Does Normal Mean Other? On Breaking Stereotypes in Children’s Literature Cover Image

Czy normalnie znaczy inaczej? O literaturze dziecięcej przełamującej stereotypy
Does Normal Mean Other? On Breaking Stereotypes in Children’s Literature

Author(s): Karolina Kwak
Subject(s): Language studies, Language and Literature Studies, Education, Theoretical Linguistics, Applied Linguistics, Studies of Literature, Comparative Study of Literature, Western Slavic Languages, Sociology of Culture
Published by: Wydawnictwo Uniwersytetu Śląskiego
Keywords: stereotypes; children’s literature; otherness

Summary/Abstract: In her article, the authoress proposes that — because of changes in both the contemporary society and the family model — contemporary children’s literature should be de-stereotyped. She refers to the Swedish and Norwegian experience: literary texts for children (available in Polish translation) by F. Nilsson and M. Nilsson Thore, R. Lagercrant, E. Eriksson, in which the authors address the problem of fear of “otherness”, describe students from the perspective of a child and life from the perspective of the so-called misfits. Schools should not — according to the authoress — resign from the books that depict models of, e.g. gender, in a way that is different than the ones desired in the contemporary society. Moreover, the image of a mother should also be de-stereotyped, as in Dorota Masłowska’s book titled “Jak zostałam wiedźmą. Opowieść autobiograficzna dla dorosłych i dzieci” („How I became a witch. An Autobiographical Tale for Adults and Children”). Children’s literature is to teach young readers how to accept themselves and others, and to educate the young generation how to be open to “Otherness.”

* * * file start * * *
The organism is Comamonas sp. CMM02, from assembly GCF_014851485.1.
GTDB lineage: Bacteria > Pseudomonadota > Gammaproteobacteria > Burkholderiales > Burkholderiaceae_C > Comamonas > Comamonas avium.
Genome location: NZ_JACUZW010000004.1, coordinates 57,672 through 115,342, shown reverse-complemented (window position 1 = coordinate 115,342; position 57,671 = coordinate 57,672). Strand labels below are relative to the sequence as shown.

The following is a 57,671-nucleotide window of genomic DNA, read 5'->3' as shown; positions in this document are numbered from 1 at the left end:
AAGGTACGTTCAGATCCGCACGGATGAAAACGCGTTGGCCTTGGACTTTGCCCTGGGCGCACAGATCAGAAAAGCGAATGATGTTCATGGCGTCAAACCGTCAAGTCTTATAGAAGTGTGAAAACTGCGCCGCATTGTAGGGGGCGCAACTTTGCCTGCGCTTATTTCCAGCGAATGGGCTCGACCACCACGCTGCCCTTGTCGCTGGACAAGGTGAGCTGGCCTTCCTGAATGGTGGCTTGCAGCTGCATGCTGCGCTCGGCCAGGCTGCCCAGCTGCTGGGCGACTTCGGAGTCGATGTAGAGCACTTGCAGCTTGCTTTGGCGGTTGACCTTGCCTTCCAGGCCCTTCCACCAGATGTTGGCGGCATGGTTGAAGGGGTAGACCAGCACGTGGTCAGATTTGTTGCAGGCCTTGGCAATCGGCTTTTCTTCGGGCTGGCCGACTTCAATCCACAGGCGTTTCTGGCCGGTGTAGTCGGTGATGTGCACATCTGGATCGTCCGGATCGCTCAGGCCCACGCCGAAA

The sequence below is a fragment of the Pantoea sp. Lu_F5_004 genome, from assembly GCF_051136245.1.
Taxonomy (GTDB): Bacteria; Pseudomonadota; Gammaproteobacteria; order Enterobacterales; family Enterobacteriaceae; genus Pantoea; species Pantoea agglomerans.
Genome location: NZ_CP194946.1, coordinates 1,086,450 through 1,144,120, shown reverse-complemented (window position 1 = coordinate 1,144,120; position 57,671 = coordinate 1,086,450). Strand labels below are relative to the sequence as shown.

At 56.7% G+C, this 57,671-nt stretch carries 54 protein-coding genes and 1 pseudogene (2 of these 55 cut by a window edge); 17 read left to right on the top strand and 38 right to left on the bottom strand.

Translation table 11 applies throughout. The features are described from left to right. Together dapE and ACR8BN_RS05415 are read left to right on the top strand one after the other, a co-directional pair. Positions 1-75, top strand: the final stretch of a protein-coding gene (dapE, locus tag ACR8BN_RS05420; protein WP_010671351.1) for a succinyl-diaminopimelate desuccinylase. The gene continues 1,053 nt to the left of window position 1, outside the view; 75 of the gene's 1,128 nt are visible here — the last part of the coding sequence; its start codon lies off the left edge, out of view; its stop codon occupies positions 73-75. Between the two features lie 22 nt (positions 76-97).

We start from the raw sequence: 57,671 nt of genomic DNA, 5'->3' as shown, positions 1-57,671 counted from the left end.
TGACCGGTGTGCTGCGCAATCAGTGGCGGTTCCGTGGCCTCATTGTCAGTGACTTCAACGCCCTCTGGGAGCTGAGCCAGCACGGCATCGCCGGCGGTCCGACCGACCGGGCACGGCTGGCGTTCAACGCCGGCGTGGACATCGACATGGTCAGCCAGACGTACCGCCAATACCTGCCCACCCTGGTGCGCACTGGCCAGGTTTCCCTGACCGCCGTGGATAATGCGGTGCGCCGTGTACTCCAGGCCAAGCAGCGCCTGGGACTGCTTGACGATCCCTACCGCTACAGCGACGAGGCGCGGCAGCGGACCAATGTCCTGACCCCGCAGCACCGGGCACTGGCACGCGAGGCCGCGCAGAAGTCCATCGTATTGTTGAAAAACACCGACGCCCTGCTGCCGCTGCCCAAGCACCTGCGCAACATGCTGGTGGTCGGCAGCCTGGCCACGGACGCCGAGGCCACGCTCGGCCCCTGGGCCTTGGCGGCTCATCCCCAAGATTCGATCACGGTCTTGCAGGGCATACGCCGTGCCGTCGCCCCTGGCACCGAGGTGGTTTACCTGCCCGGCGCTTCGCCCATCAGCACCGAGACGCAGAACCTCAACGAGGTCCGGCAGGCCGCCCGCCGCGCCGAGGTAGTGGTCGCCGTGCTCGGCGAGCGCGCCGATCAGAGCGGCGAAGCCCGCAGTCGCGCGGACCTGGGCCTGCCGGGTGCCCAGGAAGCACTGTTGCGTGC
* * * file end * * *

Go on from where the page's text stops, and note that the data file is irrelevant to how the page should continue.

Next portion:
• Issue Year: 2015
  • Issue No: 24
  • Page Range: 61-71
  • Page Count: 11
  • Language: Polish